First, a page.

Sunday, September 3, 2017

What if Baha'u'llah is ......

When Christ came, out of the millions of people living at that time, only twelve souls truly recognized him and became his disciples.
The vast majority of people, whether learned or not, unhesitatingly rejected him. Why? Because they were not open to the possibility that Jesus was a prophet, a messenger of God. 
When someone declares he is a messenger of God, the natural response is skepticism, or maybe to openly proclaim: “I don’t think so!”
It’s hard to recognize and accept a messenger of God if we have our own beliefs, our own expectations, and we are happy with what we believe. Our cup being full, we can’t fill it any further. 
The only way we can accept someone as God’s messenger is if we are sincerely open to the possibility of it. 
If necessary, this requires that we do something we don’t want to do, that our egos may strongly resist: completely emptying our cups by unlearning our traditions and all we have been taught to believe, and starting our religious education all over again. This requires tremendous courage and a burning desire. The vast majority of people do not even think of doing this; or if they do think of it, they don’t want to do it. The result? They automatically reject anyone who claims to be a messenger of God.  
When we make a deliberate effort to unlearn all we have been taught, what we are admitting to ourselves is this: our clergy, Sunday school teachers, parents, and even our culture, through no fault of our own, are at the very least, incomplete in our views about religion, if not downright wrong. This is extremely difficult to accept and the pain can be excruciating. Our egos fight us tooth and nail.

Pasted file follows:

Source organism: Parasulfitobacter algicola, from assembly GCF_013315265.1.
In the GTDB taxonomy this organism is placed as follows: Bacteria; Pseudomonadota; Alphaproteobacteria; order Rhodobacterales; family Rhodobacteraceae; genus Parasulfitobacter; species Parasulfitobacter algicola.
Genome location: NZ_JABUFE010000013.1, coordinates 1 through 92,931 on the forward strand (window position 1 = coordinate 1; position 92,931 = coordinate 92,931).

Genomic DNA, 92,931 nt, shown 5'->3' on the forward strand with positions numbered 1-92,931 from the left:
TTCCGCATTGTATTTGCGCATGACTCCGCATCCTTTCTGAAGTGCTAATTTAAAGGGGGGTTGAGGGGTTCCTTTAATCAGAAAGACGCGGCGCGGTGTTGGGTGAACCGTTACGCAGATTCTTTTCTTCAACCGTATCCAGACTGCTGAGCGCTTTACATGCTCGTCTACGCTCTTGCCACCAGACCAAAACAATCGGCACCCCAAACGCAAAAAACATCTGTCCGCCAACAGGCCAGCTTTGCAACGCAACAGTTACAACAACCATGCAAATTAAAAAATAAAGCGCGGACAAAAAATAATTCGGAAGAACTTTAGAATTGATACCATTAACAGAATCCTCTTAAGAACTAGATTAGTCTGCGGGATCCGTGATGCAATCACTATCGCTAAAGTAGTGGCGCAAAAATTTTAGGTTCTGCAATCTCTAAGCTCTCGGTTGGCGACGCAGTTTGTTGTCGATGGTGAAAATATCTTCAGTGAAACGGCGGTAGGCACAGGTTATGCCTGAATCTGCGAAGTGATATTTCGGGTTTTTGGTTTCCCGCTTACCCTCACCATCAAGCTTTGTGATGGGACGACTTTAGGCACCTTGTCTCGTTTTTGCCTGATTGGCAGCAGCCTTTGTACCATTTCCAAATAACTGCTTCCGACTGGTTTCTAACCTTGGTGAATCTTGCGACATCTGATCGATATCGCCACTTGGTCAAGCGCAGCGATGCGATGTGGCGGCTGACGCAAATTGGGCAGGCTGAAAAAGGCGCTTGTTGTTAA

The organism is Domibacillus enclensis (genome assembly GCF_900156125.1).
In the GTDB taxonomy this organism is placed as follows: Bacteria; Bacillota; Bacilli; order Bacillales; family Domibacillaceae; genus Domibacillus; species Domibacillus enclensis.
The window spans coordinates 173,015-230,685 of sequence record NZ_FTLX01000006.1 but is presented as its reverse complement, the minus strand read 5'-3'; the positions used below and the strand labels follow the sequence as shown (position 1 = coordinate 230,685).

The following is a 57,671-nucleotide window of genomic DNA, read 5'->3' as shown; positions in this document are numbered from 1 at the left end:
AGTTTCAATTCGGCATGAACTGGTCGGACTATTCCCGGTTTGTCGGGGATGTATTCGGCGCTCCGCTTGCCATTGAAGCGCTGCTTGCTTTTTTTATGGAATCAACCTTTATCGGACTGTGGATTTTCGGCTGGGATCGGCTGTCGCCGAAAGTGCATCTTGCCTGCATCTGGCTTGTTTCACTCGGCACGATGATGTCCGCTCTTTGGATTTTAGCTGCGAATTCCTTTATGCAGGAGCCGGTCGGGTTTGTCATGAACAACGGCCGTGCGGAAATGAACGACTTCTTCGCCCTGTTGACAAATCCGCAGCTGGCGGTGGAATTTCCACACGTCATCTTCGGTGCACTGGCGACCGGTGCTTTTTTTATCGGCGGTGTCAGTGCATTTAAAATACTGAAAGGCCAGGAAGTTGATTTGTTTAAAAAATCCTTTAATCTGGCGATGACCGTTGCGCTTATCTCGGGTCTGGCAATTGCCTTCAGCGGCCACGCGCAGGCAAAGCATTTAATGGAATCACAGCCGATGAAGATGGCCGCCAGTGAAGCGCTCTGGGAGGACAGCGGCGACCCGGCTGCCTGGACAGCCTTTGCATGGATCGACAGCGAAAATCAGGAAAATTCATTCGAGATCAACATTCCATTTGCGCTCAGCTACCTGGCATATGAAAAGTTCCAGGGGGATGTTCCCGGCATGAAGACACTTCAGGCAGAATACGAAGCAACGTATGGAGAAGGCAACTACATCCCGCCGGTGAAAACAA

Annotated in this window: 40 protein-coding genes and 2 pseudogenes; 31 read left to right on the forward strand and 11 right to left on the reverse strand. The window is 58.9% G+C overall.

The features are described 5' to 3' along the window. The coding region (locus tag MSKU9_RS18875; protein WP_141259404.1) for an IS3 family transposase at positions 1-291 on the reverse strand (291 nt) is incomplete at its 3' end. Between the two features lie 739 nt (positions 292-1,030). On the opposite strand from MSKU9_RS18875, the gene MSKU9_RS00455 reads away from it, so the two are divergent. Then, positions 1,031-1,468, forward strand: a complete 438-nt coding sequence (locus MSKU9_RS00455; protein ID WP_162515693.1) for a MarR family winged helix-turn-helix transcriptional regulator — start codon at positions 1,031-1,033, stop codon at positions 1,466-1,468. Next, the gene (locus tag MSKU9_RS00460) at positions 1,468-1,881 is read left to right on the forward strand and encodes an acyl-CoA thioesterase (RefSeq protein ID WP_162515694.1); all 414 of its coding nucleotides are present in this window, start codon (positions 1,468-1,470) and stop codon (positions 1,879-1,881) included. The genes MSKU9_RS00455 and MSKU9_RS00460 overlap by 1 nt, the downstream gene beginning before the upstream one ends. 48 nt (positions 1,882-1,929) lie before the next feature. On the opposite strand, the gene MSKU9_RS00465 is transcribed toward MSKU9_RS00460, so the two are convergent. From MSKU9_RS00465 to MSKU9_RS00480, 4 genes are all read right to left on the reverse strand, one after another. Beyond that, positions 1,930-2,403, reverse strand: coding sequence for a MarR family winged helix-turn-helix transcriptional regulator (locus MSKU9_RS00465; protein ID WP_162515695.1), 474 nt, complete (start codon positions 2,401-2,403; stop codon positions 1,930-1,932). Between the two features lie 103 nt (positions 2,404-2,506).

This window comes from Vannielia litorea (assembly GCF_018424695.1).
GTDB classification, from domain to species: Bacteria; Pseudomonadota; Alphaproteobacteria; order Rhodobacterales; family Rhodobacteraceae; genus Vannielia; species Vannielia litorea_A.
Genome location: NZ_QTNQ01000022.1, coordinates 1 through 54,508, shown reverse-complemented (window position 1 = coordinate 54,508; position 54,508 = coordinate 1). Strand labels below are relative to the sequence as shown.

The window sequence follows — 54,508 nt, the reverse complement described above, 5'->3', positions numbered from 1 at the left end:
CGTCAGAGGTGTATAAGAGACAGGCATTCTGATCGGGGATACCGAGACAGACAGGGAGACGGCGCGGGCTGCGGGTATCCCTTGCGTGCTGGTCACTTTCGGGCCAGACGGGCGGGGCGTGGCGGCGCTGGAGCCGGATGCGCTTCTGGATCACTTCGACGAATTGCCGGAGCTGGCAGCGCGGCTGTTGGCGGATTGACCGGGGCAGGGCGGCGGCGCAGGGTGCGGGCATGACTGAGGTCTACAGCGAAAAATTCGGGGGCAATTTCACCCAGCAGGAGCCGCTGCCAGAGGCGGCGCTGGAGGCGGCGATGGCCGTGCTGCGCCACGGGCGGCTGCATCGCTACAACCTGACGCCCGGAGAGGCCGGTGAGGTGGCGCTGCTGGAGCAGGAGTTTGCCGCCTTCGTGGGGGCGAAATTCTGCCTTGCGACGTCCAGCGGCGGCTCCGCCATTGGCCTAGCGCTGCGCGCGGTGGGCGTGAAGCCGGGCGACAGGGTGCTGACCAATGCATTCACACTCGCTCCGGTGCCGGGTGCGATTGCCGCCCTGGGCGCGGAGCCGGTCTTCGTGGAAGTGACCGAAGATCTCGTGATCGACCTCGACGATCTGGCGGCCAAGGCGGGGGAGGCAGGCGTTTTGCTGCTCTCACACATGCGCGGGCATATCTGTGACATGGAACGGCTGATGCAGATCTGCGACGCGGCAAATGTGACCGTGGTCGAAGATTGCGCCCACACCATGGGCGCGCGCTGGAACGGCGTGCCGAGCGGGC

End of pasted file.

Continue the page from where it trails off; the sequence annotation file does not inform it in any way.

Why shouldn’t we just hold on to our current beliefs? We don’t want to feel like heretics! We don’t want to upset our friends and families, much less risk their rejection. We naturally assume our clergy, Sunday school teachers, parents, and culture are knowledgeable. How could they all be wrong? 
However, if we are going to be deeply sincere in our investigation of the truth, and search with open hearts and minds, we have no choice but to empty our cups by unlearning what we have been taught. Baha’u’llah stated this clearly when he wrote:
O Son of Dust! Blind thine eyes, that thou mayest behold My beauty; stop thine ears, that thou mayest hearken unto the sweet melody of My voice; empty thyself of all learning, that thou mayest partake of My knowledge; and sanctify thyself from riches, that thou mayest obtain a lasting share from the ocean of My eternal wealth. Blind thine eyes, that is, to all save My beauty; stop thine ears to all save My word; empty thyself of all learning save the knowledge of Me; that with a clear vision, a pure heart and an attentive ear thou mayest enter the court of My holiness. – The Hidden Words, p. 25.

Saturday, September 2, 2017

Local House of Worship open to the Public in Cambodia

 The first day of the Temple dedication conference comes to a close in Battambang, video highlights, capture the day's joyous and exhilarating events.

One Day there will be a local House of Worship open to the Public in every City in the World.

Saturday, August 12, 2017

World, Don’t Hesitate to Call Your Doctor!

Now, is the right time to ask for Help....right?